A picture is worth a thousand words for understating innate immunity

by Tom Ulrich on January 18, 2013

What you're looking at is one of the key ways in which our immune system recognizes viruses before they cause trouble: by sensing the physical presence of their genes. This image by Sun Hur, PhD, will help us better understand how.

Our immune system has immense powers of observation. It needs to in order to fend off the millions of bacteria, viruses, fungi, you name it, that we get exposed to every day.

I’m not talking about antibodies and T cells—parts of the immune system’s adaptive arm, which is fine-tuned to recognize a specific virus or bacterium. Rather, I’m talking about pattern recognition proteins—biological sensors capable of recognizing features and structures that only bacteria or viruses have. These make up the immune system’s innate arm, which essentially primes the body to attack anything that looks remotely like it doesn’t belong.

For instance, our cells carry sensors that can detect double-stranded RNA (dsRNA), which certain kinds of viruses use to encode their genome—like the rotavirus, which causes severe diarrhea in infants and small children. Our genome, by contrast, is encoded in DNA, and the RNA we make is single-stranded; if there’s dsRNA present, it means there’s a virus around.

In a recent paper in Cell, Sun Hur, PhD, of the Program in Cellular and Molecular Medicine at Boston Children’s Hospital, and one of her postdoctoral fellows, Bin Wu, PhD, spotlight one of our dsRNA pattern recognizers, a protein called MDA5. Hur has studied MDA5 for a couple of years as part of her overall research on how the body distinguishes, at a molecular level, what is “self” and “non-self” and efficiently triggers the right kind of immune response.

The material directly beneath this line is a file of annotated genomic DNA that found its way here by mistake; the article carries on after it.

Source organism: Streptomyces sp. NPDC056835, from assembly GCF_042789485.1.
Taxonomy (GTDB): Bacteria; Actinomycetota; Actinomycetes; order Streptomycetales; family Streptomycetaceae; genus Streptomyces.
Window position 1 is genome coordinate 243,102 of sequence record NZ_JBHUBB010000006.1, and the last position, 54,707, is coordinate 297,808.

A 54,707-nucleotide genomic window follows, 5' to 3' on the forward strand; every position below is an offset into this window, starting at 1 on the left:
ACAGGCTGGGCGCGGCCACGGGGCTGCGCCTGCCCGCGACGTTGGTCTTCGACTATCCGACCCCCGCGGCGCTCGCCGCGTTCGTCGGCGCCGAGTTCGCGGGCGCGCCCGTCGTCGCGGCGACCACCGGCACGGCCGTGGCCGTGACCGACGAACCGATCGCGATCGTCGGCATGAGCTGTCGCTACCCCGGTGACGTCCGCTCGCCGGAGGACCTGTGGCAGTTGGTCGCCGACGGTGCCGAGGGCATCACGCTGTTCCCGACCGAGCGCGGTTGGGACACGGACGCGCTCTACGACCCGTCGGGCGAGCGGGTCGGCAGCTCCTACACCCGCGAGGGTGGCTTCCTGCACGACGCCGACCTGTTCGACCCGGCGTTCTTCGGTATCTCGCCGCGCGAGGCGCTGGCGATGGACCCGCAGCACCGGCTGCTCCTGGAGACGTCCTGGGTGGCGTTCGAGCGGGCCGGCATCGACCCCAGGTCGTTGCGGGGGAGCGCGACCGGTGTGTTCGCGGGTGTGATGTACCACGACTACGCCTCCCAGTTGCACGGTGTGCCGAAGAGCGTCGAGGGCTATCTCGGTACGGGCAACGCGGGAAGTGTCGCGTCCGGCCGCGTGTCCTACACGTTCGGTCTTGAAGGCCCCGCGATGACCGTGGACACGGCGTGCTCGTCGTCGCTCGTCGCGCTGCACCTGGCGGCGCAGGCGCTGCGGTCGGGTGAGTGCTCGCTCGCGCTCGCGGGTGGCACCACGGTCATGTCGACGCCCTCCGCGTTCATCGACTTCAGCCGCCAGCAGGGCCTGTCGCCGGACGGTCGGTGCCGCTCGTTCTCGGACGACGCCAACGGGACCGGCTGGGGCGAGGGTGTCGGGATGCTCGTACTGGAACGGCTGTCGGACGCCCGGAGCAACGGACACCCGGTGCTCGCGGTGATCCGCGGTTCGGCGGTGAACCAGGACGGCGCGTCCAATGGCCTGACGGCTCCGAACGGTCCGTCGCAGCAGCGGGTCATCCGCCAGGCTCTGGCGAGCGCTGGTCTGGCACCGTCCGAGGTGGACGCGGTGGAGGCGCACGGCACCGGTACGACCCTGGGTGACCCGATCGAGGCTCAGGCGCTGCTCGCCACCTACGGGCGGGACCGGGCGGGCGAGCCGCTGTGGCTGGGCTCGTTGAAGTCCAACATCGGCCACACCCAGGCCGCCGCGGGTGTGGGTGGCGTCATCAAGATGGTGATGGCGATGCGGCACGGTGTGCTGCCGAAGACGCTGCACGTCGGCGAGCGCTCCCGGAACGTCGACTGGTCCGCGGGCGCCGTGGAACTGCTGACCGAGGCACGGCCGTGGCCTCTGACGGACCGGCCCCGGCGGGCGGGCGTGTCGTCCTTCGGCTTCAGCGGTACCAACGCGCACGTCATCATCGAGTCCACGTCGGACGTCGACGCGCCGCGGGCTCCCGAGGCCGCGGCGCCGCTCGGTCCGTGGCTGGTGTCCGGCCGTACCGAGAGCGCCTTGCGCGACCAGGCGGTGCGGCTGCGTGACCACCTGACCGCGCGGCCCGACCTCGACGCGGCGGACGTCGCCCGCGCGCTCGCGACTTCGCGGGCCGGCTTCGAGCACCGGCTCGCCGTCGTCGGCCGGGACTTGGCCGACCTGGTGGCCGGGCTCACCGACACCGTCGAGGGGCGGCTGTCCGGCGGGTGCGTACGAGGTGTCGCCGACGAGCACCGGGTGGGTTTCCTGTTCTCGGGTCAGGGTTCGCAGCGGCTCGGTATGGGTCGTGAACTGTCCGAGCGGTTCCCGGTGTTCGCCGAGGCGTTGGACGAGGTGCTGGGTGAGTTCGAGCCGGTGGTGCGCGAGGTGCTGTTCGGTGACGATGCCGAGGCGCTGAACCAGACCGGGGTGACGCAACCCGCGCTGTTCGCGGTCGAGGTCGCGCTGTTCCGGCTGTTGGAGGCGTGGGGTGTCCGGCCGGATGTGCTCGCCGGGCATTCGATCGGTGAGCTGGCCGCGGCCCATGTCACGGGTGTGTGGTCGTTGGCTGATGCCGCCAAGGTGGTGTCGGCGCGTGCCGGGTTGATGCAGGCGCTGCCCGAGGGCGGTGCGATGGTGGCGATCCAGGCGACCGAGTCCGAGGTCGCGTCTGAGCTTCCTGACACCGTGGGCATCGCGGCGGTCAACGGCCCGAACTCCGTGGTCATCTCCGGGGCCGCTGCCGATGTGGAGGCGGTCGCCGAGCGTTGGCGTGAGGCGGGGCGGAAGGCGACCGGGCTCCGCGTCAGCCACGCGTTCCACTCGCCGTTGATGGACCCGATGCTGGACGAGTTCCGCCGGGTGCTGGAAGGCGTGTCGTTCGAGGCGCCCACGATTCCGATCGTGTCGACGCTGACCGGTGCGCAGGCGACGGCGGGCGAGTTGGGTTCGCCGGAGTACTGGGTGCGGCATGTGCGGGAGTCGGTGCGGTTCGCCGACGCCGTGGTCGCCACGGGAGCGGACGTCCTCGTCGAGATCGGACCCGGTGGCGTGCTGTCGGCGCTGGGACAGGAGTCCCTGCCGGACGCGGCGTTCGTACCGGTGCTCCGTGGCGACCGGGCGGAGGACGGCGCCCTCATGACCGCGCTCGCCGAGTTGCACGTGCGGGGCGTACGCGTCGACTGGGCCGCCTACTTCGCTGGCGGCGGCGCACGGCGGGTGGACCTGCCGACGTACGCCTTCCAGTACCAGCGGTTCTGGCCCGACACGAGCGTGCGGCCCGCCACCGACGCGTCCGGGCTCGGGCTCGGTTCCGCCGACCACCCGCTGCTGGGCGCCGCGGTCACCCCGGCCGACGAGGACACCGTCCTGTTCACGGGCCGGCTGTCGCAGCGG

Hur used a technology called x-ray crystallography to work out how MDA5 forms filaments or tubes that wrap around and bind to dsRNA. The results give us more detail about the machinery cells use to find viruses and call in help from the rest of the immune system before any damage is done.

When you think about the shape of MDA5, think Life Savers. (amanda_munoz/Flickr)

“MDA5 is shaped like a Life Savers candy,” explains Hur, who is also part of Harvard Medical School’s Department of Biological Chemistry & Molecular Pharmacology. “What we discovered is that individual MDA5s stack on top of each other to form a filament that wraps around a length of dsRNA. The length of the filament tells the cell how long the dsRNA is, which helps confirm whether it is indeed from a virus.”

Hur also notes that adjacent MDA5s, in a filament position themselves such that their signaling domains—the sections of MDA5 that interact with other proteins in the cell to trigger an immune response—are very close together. “That allows the proteins to strongly alert the rest of the cell that viral dsRNA is present, and activate anti-viral immune activity.”

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